Topic: Tax and Budget Policy

Tony Blair’s Wise Warning against ‘Isolationism and Protectionism’

In an essay published this week by the Economist magazine, outgoing British Prime Minister Tony Blair shared “What I’ve Learned” during his decade in office. I’ll leave it to others to dissect what he said about the transatlantic alliance, the Iraq War and the National Health Service, but his words of wisdom on the importance of an open global economy are worth quoting.

Declaring that “‘Open v closed’ is as important today in politics as ‘left v right,’” Blair wrote:

Nations do best when they are prepared to be open to the world. This means open in their economies, eschewing protectionism, welcoming foreign investment, running flexible labour markets. It means also open to the benefit of controlled immigration. For all nations this is a hugely contentious area of policy. But I have no doubt London is stronger and more successful through the encouragement of targeted migration.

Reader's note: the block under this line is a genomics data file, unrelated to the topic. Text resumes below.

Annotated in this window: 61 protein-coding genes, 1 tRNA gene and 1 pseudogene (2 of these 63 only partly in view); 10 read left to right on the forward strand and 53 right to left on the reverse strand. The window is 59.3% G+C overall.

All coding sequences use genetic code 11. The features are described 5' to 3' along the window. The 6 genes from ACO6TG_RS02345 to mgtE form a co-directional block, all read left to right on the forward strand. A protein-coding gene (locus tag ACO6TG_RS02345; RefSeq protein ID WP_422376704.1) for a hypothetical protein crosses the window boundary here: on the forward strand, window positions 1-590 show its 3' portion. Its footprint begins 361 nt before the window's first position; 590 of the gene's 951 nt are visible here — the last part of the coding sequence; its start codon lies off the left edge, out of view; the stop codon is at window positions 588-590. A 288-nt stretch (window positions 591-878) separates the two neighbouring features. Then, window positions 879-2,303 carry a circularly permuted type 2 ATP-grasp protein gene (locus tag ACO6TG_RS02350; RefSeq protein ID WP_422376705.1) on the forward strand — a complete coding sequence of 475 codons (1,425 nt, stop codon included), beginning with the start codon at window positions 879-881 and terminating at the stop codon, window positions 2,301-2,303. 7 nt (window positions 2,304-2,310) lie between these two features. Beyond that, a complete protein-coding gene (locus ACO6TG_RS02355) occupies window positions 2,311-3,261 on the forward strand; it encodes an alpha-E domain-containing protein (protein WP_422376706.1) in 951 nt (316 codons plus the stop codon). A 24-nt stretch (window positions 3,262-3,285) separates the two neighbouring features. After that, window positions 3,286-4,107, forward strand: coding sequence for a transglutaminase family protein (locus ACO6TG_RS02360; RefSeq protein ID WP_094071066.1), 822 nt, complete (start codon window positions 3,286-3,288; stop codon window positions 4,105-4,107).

Isolationism and protectionism now cut across left and right boundaries. They are easy tunes to play but pointless in anything other than the very short-term.

I wish more members of the U.S. Congress would learn the same lessons.

What a County Government Does When It Has Too Much Money

The Fairfax County Taxpayers Alliance, here in the Washington suburbs, complains that property taxes have soared over the past seven years. The typical Fairfax homeowner is paying $4830 a year in property taxes. The FCTA points out that “if during the past seven years the Supervisors had held real estate tax increases to the rate of inflation, which averaged three percent per year, the typical homeowner would be paying $3,079.” Home values have been rising fast in the Washington area (at least until the past year), so taxes have also increased sharply.